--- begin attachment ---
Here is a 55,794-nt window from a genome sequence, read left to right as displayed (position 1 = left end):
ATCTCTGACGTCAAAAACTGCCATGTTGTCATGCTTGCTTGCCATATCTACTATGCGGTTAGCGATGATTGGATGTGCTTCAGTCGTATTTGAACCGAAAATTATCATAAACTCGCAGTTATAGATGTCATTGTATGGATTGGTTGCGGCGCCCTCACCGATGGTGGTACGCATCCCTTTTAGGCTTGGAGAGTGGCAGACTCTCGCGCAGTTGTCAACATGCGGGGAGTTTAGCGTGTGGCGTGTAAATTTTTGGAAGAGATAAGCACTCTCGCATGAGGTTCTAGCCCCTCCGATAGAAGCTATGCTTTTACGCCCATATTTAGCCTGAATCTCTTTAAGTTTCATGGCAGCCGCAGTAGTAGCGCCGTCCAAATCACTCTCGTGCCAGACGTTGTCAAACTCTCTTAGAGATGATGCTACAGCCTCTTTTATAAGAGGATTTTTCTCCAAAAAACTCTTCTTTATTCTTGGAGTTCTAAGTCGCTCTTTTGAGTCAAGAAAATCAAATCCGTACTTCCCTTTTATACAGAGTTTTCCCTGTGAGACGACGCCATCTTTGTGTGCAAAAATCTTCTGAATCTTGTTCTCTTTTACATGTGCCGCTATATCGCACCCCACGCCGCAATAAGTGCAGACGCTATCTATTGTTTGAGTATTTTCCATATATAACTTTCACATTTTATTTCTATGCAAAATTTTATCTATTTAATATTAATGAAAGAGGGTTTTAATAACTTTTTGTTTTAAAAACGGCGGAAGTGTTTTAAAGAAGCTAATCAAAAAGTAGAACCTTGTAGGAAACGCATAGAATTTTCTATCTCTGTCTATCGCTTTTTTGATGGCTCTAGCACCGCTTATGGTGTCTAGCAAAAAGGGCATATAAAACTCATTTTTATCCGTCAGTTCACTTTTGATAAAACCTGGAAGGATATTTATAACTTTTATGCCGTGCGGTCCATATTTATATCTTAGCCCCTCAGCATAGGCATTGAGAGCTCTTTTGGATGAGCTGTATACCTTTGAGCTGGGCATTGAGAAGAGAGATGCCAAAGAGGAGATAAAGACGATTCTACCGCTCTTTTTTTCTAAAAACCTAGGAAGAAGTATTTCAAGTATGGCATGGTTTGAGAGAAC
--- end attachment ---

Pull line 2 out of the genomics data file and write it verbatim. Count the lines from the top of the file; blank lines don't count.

ATCTCTGACGTCAAAAACTGCCATGTTGTCATGCTTGCTTGCCATATCTACTATGCGGTTAGCGATGATTGGATGTGCTTCAGTCGTATTTGAACCGAAAATTATCATAAACTCGCAGTTATAGATGTCATTGTATGGATTGGTTGCGGCGCCCTCACCGATGGTGGTACGCATCCCTTTTAGGCTTGGAGAGTGGCAGACTCTCGCGCAGTTGTCAACATGCGGGGAGTTTAGCGTGTGGCGTGTAAATTTTTGGAAGAGATAAGCACTCTCGCATGAGGTTCTAGCCCCTCCGATAGAAGCTATGCTTTTACGCCCATATTTAGCCTGAATCTCTTTAAGTTTCATGGCAGCCGCAGTAGTAGCGCCGTCCAAATCACTCTCGTGCCAGACGTTGTCAAACTCTCTTAGAGATGATGCTACAGCCTCTTTTATAAGAGGATTTTTCTCCAAAAAACTCTTCTTTATTCTTGGAGTTCTAAGTCGCTCTTTTGAGTCAAGAAAATCAAATCCGTACTTCCCTTTTATACAGAGTTTTCCCTGTGAGACGACGCCATCTTTGTGTGCAAAAATCTTCTGAATCTTGTTCTCTTTTACATGTGCCGCTATATCGCACCCCACGCCGCAATAAGTGCAGACGCTATCTATTGTTTGAGTATTTTCCATATATAACTTTCACATTTTATTTCTATGCAAAATTTTATCTATTTAATATTAATGAAAGAGGGTTTTAATAACTTTTTGTTTTAAAAACGGCGGAAGTGTTTTAAAGAAGCTAATCAAAAAGTAGAACCTTGTAGGAAACGCATAGAATTTTCTATCTCTGTCTATCGCTTTTTTGATGGCTCTAGCACCGCTTATGGTGTCTAGCAAAAAGGGCATATAAAACTCATTTTTATCCGTCAGTTCACTTTTGATAAAACCTGGAAGGATATTTATAACTTTTATGCCGTGCGGTCCATATTTATATCTTAGCCCCTCAGCATAGGCATTGAGAGCTCTTTTGGATGAGCTGTATACCTTTGAGCTGGGCATTGAGAAGAGAGATGCCAAAGAGGAGATAAAGACGATTCTACCGCTCTTTTTTTCTAAAAACCTAGGAAGAAGTATTTCAAGTATGGCATGGTTTGAGAGAAC